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Unser to Seek Help for Alcohol

Motor racing: Al Jr. will enter treatment center. Charges dropped in incident with girlfriend.


Two-time Indianapolis 500 winner Al Unser Jr., acknowledging that he has been plagued by alcohol-related problems for some time, said Thursday that he will enter a treatment center to deal with the situation.

He will not participate in Saturday night's Indy Racing League event in Nashville and perhaps several more races.

Unser was arrested early in the morning of July 9 after an incident in Indianapolis, where he had an altercation with his girlfriend after the two had spent the evening at a strip club. The Marion County prosecutor announced that misdemeanor charges would be dropped after hearing Unser's decision.

"I have a problem with alcohol abuse," Unser said. "Nearly every poor choice I've made in my life occurred under the influence of alcohol. I don't understand why I have the problem, but I know I have to straighten it out. And I now am ready to do so."

Unser made his announcement at a news conference where he was joined by Tom Kelley, owner of the Kelley Racing team for which Unser drives, and Gregory W. Gyllstrom, chief executive officer for Corteco, Unser's car sponsor.

"Al has been a key member of the Corteco family since joining us earlier this year," Gyllstrom said. "When anyone in our company faces a difficult problem, we want to do everything we can to help. He has done a great job for us on and off the track and we enjoy working with him."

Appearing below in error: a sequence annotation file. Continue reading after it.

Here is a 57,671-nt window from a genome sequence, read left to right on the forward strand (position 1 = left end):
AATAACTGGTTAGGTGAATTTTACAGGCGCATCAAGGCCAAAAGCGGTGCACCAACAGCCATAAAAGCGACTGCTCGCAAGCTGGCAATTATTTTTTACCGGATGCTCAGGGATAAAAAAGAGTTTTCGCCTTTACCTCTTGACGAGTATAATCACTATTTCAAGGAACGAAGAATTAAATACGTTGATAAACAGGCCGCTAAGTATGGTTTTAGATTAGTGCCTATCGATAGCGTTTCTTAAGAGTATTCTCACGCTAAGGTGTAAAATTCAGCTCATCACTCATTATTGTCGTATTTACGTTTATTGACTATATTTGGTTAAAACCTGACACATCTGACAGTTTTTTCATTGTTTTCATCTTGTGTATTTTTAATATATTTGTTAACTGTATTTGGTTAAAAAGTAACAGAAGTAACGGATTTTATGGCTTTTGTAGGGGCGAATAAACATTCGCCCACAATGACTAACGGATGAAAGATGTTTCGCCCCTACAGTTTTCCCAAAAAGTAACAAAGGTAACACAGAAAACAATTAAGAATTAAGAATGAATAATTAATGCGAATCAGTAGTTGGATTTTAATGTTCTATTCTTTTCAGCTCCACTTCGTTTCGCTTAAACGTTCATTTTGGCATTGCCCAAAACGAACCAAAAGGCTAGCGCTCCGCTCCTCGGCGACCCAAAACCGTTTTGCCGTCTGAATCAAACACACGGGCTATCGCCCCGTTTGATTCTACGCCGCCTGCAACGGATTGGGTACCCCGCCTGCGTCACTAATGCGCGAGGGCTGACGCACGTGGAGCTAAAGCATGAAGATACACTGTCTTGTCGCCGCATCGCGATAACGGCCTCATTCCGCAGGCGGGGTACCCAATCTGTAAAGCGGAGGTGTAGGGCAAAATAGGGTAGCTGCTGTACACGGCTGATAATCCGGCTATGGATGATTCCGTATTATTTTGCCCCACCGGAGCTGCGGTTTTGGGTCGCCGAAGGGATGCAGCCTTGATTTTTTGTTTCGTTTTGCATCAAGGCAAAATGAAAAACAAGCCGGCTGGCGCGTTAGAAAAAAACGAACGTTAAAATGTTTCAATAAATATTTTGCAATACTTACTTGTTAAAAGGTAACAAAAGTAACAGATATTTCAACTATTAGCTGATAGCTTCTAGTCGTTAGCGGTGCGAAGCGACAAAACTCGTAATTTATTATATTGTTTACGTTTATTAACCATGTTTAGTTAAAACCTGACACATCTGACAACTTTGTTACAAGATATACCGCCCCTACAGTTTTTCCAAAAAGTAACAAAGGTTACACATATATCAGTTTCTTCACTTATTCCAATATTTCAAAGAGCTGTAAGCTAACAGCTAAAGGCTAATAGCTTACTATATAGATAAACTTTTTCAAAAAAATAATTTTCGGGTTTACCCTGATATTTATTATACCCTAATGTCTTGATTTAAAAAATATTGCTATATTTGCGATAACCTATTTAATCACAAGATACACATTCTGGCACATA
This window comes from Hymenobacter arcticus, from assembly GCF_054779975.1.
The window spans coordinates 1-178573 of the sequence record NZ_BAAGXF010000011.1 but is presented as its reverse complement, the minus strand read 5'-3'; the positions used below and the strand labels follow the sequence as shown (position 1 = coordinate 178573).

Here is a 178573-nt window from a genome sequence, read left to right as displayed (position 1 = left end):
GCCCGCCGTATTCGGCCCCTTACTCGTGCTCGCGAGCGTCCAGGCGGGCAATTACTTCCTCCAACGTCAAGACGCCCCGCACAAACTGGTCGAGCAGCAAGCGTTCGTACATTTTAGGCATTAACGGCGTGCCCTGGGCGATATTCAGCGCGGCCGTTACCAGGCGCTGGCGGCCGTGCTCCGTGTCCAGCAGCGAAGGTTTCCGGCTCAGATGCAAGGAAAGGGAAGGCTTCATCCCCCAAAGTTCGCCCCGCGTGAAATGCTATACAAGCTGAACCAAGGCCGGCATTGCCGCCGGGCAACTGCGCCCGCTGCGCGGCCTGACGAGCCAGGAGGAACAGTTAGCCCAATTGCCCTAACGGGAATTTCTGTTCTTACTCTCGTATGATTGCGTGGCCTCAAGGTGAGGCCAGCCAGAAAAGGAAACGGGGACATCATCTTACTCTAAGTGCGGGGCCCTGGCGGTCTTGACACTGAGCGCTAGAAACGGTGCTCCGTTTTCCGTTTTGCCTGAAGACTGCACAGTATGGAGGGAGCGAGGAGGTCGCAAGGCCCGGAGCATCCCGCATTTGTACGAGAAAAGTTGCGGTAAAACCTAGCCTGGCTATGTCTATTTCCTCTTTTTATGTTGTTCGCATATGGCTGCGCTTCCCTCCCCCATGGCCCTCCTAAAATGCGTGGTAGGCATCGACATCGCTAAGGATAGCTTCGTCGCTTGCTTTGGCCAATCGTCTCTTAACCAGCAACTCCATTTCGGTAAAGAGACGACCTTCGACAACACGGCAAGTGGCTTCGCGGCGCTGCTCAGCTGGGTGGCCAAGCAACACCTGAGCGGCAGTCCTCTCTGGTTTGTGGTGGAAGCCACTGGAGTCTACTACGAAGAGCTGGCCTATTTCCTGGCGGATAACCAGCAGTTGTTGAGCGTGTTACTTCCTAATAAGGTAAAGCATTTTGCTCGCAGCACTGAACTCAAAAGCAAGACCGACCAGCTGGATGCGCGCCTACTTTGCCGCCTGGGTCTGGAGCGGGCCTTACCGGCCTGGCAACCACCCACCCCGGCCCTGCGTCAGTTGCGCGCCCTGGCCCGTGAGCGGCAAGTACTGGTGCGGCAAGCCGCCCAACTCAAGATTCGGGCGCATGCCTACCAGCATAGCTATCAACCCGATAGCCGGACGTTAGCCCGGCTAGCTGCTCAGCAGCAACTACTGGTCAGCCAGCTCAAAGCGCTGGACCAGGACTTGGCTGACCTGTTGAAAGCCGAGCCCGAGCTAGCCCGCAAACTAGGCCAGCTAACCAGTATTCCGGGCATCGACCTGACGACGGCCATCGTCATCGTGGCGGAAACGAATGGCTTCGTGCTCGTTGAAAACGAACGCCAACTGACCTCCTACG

In nine races this season, Unser's best finish was a second to Jeff Ward at Texas Motor Speedway in the closest finish in IRL history. He also finished second to Buddy Lazier in an International Race of Champions last Saturday at Chicagoland Speedway.

Tony Renna, test driver for Kelley Racing, will drive the No. 7 Corteco car until Unser returns from treatment sometime in August.

The July 9 incident was only the latest for the 40-year-old second-generation driver from Albuquerque.

His ex-wife, Shelley, filed a restraining order after alleging physical abuse while he was drinking.

"I am embarrassed and sorry for any behavior of mine that has hurt others in the past," said a contrite Unser. "I know I have a problem that needs to be addressed, and I now have a plan to straighten it out. I am ready to enter a substance-abuse center and I look forward to the help that I know I need."

The center's name or location, or the type of treatment Unser will receive, was not disclosed.

Unser's drinking was no secret in the racing fraternity, but his remarkable ability to show up sober on race days kept it undercover.

Tony George, IRL founder and president, has been in Unser's corner for years, helping to get him a ride in the IRL after he was dropped by Roger Penske's CART team before the 1999 season.

"I was very disappointed to learn of the events involving Al Unser Jr. last week," George said in a statement from IRL headquarters. "Today's announcement is the right thing for him to do, and I fully support it. All of us who are friends and fans of Al are pleased with his decision and look forward to his returning to the Indy Racing League. The league is satisfied with the steps that Al is taking and does not contemplate any action."

Kelley said that the No. 7 car will be ready for Unser as soon as he returns.

"Al has done a tremendous job for us this year and we love working with him," he said. "Although we were disappointed by his actions and are strongly against substance abuse of any kind, we give him a lot of credit for dealing with his problem."

Unser joined Kelley, one of the IRL's highest-profile teams, at the last minute before the start of the 2002 season after the Galles Racing team dropped out of racing. With Galles, he won two races in two years.

In a career that began in 1982 as a 19-year-old CART rookie, Unser won the Indy 500 in 1992 and 1994, the CART championship in 1990 and 1994, and the IROC championship in 1986 and 1998.

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